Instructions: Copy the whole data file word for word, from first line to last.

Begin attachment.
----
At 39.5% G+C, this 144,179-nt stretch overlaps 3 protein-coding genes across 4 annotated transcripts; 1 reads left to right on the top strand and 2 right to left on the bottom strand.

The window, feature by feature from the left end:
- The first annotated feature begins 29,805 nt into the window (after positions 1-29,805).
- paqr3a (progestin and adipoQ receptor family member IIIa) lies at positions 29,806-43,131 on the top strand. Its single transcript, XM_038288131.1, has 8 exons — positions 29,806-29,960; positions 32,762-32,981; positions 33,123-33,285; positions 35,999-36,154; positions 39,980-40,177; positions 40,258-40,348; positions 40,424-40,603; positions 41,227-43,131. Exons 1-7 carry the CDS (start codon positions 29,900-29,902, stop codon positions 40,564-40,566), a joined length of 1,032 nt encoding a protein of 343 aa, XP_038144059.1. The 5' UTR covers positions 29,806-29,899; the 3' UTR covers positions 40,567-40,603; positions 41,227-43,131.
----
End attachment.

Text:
At 39.5% G+C, this 144,179-nt stretch overlaps 3 protein-coding genes across 4 annotated transcripts; 1 reads left to right on the top strand and 2 right to left on the bottom strand.

The window, feature by feature from the left end:
- The first annotated feature begins 29,805 nt into the window (after positions 1-29,805).
- paqr3a (progestin and adipoQ receptor family member IIIa) lies at positions 29,806-43,131 on the top strand. Its single transcript, XM_038288131.1, has 8 exons — positions 29,806-29,960; positions 32,762-32,981; positions 33,123-33,285; positions 35,999-36,154; positions 39,980-40,177; positions 40,258-40,348; positions 40,424-40,603; positions 41,227-43,131. Exons 1-7 carry the CDS (start codon positions 29,900-29,902, stop codon positions 40,564-40,566), a joined length of 1,032 nt encoding a protein of 343 aa, XP_038144059.1. The 5' UTR covers positions 29,806-29,899; the 3' UTR covers positions 40,567-40,603; positions 41,227-43,131.